8 of 9 people found the following review helpful
These don't quite go to 11, but they sure look the part,
This review is from: Marshall Minor an advanced in-ear model (Electronics)
Let's face it - a pair of headphones in this price range were never going to be absolutely mind blowing, and although Marshall has a long pedigree in music equipment, they never were headphone makers. That said, when I laid my eyes on these, I knew I had to have them. Being ear canal phones, I always knew that they would not be on par with my isolating in-ear Denons, and sure enough, that was true. The Marshalls struggle to cope with really heavy bass, and the highs seem a bit muffled. On my iPod, I got the best results setting the EQ to Jazz for some reason, but then the headphones started revealing their positive qualities. The sound is meaty... beefy, even. For some reason, only meat-related synonyms come to mind for their sound, and while I initially thought that the iPod standard phones were better because of superior clarity, the Marshalls quickly started winning me over. They actually have a really rock 'n roll attitude, both in look and sound, and they like or even need some equalization to perform best. So there you go, hardly a pair of clear monitor phones, but their down and dirty approach may actually win them some fans, even among audiophiles. Vocals and mids are especially enjoyable, and while you don't want to crank the EQ to 11 on the bass, they can certainly rumble enough to satisfy most people.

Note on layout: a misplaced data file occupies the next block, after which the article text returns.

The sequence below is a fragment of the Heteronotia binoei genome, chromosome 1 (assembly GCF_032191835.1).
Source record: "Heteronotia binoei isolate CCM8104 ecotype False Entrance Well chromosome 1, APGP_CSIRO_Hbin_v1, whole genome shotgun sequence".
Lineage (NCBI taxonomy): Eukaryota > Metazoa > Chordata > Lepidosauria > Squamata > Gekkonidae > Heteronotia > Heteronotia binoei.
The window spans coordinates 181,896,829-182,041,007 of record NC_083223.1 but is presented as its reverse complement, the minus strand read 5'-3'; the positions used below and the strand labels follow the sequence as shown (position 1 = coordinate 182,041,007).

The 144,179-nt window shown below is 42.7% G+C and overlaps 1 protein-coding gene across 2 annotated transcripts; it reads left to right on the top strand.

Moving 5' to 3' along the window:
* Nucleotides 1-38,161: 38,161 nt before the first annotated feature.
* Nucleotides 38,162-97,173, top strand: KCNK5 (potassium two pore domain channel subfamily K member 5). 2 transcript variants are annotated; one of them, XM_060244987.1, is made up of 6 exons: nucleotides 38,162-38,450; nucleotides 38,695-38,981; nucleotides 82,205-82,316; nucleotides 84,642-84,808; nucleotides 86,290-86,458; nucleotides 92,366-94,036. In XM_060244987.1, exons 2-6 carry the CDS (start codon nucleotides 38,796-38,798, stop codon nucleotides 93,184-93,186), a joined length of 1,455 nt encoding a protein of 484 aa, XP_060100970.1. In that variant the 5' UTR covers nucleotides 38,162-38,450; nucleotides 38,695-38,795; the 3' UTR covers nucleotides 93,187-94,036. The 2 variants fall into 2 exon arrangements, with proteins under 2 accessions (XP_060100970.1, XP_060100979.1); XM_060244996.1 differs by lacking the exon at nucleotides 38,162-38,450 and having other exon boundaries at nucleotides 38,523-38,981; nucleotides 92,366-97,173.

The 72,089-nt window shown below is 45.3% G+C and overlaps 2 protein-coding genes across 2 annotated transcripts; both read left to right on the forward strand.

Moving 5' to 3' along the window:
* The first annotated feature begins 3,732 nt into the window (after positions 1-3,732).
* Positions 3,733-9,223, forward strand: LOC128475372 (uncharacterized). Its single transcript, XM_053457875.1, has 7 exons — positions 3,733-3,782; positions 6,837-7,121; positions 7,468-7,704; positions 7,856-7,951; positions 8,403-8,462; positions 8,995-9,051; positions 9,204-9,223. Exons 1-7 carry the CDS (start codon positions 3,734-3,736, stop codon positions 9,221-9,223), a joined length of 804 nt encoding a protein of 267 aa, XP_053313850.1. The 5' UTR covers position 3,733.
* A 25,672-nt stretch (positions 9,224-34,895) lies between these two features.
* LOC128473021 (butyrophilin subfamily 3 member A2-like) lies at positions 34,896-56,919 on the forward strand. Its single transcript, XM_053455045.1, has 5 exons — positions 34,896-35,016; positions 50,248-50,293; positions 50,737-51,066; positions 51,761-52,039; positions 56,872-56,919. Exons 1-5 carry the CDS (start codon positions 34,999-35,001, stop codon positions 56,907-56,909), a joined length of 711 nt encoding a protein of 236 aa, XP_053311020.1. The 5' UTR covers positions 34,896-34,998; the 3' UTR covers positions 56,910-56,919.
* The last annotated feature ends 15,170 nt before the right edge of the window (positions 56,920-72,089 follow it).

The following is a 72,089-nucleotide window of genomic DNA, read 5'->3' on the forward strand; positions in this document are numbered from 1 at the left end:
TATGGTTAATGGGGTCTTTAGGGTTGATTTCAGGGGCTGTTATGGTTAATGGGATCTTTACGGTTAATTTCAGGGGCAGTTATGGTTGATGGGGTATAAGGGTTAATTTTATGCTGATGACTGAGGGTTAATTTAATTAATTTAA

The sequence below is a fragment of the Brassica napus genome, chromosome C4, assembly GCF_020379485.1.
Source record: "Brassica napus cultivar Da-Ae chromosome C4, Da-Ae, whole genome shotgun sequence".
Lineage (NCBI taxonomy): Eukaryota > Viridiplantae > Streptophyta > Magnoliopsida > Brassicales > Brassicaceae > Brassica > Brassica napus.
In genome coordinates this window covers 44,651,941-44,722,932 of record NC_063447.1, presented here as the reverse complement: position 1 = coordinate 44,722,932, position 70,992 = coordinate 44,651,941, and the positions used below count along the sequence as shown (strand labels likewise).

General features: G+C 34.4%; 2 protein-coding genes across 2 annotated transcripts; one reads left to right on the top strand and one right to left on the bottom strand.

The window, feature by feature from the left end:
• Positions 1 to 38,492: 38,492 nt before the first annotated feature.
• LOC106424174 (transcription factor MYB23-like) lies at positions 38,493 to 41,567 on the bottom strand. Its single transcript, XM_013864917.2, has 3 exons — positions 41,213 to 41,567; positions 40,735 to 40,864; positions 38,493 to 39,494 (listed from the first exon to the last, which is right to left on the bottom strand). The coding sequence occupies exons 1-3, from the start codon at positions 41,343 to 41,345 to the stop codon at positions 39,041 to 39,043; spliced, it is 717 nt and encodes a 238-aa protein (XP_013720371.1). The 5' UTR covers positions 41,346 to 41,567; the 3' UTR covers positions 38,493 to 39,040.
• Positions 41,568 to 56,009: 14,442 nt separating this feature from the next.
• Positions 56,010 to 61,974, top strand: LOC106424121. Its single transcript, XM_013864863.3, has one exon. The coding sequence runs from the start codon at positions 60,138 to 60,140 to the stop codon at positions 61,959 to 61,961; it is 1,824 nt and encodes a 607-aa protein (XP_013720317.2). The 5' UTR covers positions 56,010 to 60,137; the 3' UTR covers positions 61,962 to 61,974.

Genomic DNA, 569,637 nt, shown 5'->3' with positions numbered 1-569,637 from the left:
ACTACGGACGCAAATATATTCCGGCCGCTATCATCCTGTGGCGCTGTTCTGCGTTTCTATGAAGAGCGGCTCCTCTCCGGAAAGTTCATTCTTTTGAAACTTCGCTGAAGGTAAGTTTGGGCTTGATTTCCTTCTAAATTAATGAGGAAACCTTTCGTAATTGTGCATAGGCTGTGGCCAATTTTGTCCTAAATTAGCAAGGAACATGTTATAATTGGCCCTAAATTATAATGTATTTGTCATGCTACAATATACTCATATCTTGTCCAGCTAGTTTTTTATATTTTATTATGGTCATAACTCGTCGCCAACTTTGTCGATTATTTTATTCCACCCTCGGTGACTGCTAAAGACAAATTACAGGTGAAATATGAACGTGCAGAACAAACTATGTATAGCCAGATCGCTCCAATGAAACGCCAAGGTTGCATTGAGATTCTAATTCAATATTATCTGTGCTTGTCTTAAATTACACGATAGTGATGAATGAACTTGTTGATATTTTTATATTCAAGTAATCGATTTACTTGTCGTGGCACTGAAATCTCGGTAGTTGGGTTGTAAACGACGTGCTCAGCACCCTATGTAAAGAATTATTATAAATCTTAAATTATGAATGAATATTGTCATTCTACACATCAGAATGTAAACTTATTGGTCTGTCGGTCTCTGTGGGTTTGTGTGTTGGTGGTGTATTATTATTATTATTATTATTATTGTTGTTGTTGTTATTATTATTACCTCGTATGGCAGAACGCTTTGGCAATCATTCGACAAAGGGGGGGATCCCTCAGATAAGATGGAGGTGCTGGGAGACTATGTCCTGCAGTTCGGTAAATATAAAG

Design-wise, the unusual ear clip design really works for me, but I needed to switch the rubber pads to the largest ones of the four included sizes to get it to fit. Now they align perfectly, and they will stay put even during movement - these will no doubt be my preferred gym phones. The open design also means you will be able to hear what's going on in the traffic as well, so I'm leaving the Denons at home when I go biking too. The phones also have a very discrete mic and remote for newer phones and mp3 players, and unlike most others I've seen, this one is almost unnoticeable. And finally, the look. Marshall really nailed it on this one - the gold "dials" on the front look like something straight from a Marshall rack, and the build is simply excellent overall. I also really like the extremely light, tangle-resistant wires - you will not be hearing any wire noise from these.
Finally, there is the issue of burn-in. All serious hi-fi equipment seems to really find itself after a period of varied use. My AKG K701s took well over 100 hours to reach this point, but the Marshalls seem to be changing quicker. Here are my impressions so far:
New - Highs seem decent, but a little muddy, midrange is warm with great vocals, lows are well-defined and present, but not entirely controlled at the deep end.
5 hours - Highs are slightly improved, the midrange is wider with vocals smack at centre stage (we like that!), lows seem more controlled, but still struggling with the deep end (double bass drums in particular, but careful EQ settings solve the problem).
Overall I recommend these phones as a bit of a style icon with great, although not earth-shattering audio performance. They're fun, and you can use them as secondary phones in places where an open, movement-resistant design is required.
*Note: This review was carried out using an iPod 4 running through the FiiO E7 portable amp with the Bass Boost setting at 1 (which might be the culprit in the bass department, but I really like the warm sound of this setting - without the E7, I doubt the iPod alone will be able to challenge the Marshalls beyond their capacity)